Experimental Investigation of Combustion Stability and Particle Emission from CNG/Diesel RCCI Engine

This paper presents the experimental investigation of combustion stability and nano-particle emissions from the compressed natural gas (CNG)-diesel reactivity controlled compression ignition (RCCI) engine. A modified automotive diesel engine is used to operate in RCCI combustion mode. An open engine control unit (ECU) is used to control the low and high reactivity fuel injection events. The engine is tested for fixed engine speed and two different engine load conditions. The tests performed for various port-injected CNG masses and diesel injection timings, including single and double diesel injection strategy. Several consecutive engine cycles are recorded using in-cylinder combustion pressure measurement system. Statistical and return map techniques are used to investigate the combustion stability in the CNG-diesel RCCI engine. Differential mobility spectrometer is used for the measurement of particle number concentration and particle-size and number distribution. It is found that advanced diesel injection timing leading to higher cyclic combustion variations. Too advanced diesel injection results in a partial burn/misfire operating condition. The results indicate that the double diesel injection strategy has a relatively higher concentration of nucleation mode particles and it increases with advancing the diesel injection timings. Typical bimodal lognormal shape of particle-size and number distribution curve is shifted to uni-modal shape by increasing the mass of port-injected fuel.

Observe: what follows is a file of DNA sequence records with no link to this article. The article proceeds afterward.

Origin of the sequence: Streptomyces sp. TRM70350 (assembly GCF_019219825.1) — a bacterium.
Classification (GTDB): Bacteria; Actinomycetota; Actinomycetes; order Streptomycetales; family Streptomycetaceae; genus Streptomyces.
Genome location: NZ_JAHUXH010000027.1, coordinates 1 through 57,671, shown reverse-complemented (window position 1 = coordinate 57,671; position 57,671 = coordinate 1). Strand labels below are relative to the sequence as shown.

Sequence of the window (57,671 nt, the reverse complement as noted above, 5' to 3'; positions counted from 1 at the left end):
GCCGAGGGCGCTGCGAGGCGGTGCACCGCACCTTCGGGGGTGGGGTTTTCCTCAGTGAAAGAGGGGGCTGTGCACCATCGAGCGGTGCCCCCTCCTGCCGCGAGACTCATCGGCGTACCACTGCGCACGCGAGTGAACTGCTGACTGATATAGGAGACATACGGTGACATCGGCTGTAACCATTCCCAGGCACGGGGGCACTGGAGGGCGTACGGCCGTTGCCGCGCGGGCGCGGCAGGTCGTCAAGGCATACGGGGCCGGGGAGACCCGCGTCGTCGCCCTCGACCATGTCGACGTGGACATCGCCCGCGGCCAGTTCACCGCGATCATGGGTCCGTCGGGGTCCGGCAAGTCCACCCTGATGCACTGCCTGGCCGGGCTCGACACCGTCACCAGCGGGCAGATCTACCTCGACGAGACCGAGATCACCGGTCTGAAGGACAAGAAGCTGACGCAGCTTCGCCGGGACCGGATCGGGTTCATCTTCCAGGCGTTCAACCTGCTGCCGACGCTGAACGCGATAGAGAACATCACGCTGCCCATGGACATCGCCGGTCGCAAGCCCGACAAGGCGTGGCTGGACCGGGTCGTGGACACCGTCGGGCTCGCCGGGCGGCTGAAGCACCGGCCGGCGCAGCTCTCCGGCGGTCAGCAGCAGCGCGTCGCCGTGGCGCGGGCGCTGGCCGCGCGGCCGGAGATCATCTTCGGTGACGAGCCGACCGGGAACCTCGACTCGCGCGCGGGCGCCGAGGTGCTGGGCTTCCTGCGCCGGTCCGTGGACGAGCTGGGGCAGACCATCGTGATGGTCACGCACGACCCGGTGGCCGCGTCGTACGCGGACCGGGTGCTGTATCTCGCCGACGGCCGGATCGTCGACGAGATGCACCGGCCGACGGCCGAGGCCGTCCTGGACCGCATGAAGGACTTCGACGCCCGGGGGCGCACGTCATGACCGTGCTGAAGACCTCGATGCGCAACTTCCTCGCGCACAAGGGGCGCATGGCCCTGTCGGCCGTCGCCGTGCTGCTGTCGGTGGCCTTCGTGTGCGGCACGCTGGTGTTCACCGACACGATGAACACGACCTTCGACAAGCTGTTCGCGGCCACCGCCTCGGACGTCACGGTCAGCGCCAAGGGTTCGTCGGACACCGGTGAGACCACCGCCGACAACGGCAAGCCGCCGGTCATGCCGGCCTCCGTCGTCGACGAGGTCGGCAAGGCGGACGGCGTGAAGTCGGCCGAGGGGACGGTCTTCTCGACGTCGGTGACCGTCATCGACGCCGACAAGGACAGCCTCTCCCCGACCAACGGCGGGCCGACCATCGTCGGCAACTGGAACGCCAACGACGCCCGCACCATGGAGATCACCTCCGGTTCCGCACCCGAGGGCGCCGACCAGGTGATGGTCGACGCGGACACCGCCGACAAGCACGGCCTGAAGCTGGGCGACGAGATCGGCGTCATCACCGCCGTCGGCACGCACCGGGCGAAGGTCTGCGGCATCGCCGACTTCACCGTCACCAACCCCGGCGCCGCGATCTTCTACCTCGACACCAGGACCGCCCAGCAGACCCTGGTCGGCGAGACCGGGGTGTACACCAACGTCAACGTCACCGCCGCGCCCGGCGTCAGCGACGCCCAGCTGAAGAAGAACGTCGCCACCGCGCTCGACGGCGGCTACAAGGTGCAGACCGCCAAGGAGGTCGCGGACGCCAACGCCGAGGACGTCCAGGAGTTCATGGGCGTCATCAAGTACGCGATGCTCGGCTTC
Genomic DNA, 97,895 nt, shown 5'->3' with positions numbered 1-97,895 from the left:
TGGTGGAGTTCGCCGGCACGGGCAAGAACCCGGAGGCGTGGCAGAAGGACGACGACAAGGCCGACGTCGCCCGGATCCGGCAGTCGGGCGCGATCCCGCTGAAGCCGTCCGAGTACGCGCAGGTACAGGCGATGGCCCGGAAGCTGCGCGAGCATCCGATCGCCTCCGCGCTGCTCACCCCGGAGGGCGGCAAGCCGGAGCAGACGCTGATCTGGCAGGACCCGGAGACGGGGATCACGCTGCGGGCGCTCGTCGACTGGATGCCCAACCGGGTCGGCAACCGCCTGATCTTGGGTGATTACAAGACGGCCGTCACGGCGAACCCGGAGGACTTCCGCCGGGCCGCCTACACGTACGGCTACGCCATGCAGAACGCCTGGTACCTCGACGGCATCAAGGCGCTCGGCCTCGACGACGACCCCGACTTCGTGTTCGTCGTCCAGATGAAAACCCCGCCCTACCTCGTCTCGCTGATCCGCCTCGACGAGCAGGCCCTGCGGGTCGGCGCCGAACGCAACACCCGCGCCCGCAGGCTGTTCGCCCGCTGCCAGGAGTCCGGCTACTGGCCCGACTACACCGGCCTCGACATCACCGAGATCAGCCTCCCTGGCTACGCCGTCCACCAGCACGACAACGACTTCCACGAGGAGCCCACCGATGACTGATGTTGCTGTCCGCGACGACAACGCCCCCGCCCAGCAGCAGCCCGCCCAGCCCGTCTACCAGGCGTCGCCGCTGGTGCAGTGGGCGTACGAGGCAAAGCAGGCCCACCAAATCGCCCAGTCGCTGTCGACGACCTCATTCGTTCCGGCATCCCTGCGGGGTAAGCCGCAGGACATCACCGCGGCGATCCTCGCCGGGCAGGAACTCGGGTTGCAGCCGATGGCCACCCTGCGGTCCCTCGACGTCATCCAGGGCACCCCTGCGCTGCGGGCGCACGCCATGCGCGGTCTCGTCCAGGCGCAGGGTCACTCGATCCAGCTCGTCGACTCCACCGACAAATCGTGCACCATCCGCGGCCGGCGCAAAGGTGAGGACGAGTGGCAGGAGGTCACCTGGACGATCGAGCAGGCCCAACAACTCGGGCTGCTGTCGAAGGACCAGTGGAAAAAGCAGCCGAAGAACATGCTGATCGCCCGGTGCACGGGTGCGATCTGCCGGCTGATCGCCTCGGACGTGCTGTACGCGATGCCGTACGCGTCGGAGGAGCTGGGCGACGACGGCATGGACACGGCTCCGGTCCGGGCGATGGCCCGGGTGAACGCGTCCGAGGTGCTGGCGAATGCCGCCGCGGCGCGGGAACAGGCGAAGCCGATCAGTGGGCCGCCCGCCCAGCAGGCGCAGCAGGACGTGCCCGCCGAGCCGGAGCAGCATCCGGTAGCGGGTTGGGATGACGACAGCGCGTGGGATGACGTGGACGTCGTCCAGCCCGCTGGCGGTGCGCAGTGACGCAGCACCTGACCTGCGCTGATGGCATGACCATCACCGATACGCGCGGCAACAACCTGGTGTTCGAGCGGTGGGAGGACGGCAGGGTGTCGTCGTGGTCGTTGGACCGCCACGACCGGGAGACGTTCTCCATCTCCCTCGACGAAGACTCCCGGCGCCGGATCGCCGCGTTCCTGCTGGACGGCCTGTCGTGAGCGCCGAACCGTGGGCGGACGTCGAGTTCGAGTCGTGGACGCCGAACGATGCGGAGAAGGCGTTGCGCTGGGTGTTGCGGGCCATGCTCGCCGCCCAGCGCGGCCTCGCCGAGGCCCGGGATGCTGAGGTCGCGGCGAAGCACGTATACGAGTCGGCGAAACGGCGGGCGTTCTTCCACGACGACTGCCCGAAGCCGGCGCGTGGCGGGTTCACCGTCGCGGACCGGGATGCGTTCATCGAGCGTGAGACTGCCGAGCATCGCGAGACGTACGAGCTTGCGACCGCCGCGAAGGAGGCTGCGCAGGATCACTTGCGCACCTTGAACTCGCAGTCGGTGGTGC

Language

  • English

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Filing Info

  • Accession Number: 01739289
  • Record Type: Publication
  • Source Agency: SAE International
  • Report/Paper Numbers: 2020-01-0810
  • Files: TRIS, SAE
  • Created Date: Apr 23 2020 3:36PM